“State of the Nation” (this month’s cover story) is nobly intended to provide readers with a survival guide on how to face up to and overcome a wide range of so-called “challenges” faced by the IT channel in South Africa today.

As described by my esteemed Editor in his background brief to the cover story, the industry – along with the entire national economy – is up against an official recession, political upheaval and sluggish global economic conditions. In addition, a dramatic slowdown in government spending; reluctance among corporates to pursue routine refresh rates and lead in the adoption of “bleeding edge” solutions, as well as rapid and constant change on the technology front based on trends such as digital transformation and the Internet of Things, are compounding matters.

Despite this rather daunting and frightening scenario, the ability to successfully conduct profitable and sustainable business regardless of the trading environment need not be a terribly complex issue.

Careful and detailed planning inspired by strategic leadership is all that it takes to face up to and overcome whatever the challenges may be.

After all, besides the normal generally accepted economic pendulum that that is characterised by “boom” or “bust” cycles in any economy, let it not be forgotten that the added phenomena of “feast or famine” – particularly in the IT industry – has been around for as long as the industry itself.

How often in the past, regardless of how harsh the economic and trading conditions may have been, have we seen embarrassing riches being created on the back of some or other “breakthrough” or “Gee Whiz” technology. At the other extreme, the industry has witnessed some spectacular failures in the face of economic circumstances far less daunting than current conditions.

Although not readily available, there is no doubt whatsoever that business success case studies taken from past economic and political crisis periods would prove that organisations – regardless if their size – were “captained” by individuals with unrivalled strategic leadership qualities.

While there are a wide range of theories and so-called personal development coaching or training modules that claim to teach leadership as a subject or competence, there are no formal recognised professional qualifications that attest to the true competence of an individual as an inspirational leader.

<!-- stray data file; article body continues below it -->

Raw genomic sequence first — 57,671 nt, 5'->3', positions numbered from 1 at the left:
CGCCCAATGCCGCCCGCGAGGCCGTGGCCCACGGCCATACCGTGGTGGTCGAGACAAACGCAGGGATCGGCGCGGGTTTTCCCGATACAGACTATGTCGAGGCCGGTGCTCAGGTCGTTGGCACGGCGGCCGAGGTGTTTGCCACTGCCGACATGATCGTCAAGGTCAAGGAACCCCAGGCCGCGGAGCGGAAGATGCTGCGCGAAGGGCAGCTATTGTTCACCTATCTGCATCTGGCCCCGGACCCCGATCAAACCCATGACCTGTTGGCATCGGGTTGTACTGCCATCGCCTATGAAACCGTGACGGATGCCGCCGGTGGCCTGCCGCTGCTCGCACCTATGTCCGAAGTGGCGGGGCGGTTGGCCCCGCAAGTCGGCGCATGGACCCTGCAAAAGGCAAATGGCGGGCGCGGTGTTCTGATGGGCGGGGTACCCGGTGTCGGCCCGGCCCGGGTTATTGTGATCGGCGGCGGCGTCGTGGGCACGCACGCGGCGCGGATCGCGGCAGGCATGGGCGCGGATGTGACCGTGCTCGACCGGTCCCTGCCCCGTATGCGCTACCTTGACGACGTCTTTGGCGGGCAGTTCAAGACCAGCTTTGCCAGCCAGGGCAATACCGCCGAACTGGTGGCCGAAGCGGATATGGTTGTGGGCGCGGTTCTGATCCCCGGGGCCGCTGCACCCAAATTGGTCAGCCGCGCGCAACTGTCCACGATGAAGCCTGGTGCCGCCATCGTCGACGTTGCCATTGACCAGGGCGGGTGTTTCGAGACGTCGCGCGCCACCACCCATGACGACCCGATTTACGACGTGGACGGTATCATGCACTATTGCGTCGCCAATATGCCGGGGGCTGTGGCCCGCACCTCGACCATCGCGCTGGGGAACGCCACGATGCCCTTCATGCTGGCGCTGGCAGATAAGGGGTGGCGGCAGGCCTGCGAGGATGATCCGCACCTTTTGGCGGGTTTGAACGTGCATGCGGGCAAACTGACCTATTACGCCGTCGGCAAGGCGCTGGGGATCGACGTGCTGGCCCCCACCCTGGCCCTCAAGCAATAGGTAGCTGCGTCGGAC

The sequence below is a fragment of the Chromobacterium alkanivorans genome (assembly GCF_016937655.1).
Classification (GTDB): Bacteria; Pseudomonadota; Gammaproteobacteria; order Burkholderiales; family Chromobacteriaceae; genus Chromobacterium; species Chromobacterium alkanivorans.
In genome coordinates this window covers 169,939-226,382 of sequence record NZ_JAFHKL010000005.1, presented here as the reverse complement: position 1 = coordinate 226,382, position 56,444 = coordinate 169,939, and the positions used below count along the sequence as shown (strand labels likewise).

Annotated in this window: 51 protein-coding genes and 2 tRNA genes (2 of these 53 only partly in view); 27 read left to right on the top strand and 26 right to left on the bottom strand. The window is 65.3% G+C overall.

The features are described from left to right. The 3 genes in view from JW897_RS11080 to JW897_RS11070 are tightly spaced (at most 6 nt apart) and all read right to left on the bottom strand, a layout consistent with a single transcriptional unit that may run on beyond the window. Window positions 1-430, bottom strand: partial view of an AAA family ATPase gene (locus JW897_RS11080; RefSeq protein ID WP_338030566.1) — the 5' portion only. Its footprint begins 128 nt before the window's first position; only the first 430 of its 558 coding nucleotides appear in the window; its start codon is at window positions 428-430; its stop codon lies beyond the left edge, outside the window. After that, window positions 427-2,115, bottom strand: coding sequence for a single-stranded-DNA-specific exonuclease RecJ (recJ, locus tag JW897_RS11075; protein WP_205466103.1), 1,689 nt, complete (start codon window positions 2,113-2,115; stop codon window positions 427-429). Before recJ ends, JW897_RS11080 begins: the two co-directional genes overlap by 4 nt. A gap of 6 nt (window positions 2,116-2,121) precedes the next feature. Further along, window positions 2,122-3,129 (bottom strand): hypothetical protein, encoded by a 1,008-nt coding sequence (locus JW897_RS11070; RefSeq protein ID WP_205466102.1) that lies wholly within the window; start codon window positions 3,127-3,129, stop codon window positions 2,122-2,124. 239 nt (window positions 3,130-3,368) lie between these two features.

It is universally recognised that the qualities of truly great leaders are defined and encompassed in the military – and not only among those who serve as officers but also down to the lowest ranks.

Leading experts point out that classical planning processes and leadership techniques employed by the military are, quite literally, the deciding factor between life and death and that their real-time functionality is geared to be infinitely faster, more effective and conducted under more extreme conditions than is ever required in business.

In the military, which is currently a hugely popular reference point for private sector corporate management all over the world, true leadership is defined as embracing acute situational awareness, intuition, highly participative team-work and the use of specific “collaborative dialogue” techniques and planning processes designed to inspire innovative, creative and lateral thinking.

At this point it is worth quoting the legendary British military commander, Field Marshal Viscount William Slim. Slim saw active service in both the First and Second world wars and was wounded in action three times. He was also the 13th Governor-General of Australia.

He described leadership as the ability to demonstrate and live by a code if unselfishness. He then goes on to say:

“Unselfishness … means simply this – you will put first the honour and interests of your country and your regiment; next you will put the safety, well being and comfort of your men; and last – and last all the time – you will put your own interest, your own safety, your own comfort.”

It therefore goes without saying that if the quality of leadership can be defined as the deciding factor between life and death on the battlefield or success or failure in business, then “South Africa Inc” is in really big trouble and a whole lot of organisations that are beholden to “state-sponsored” largesse are also doomed to abject failure – regardless of the economic climate.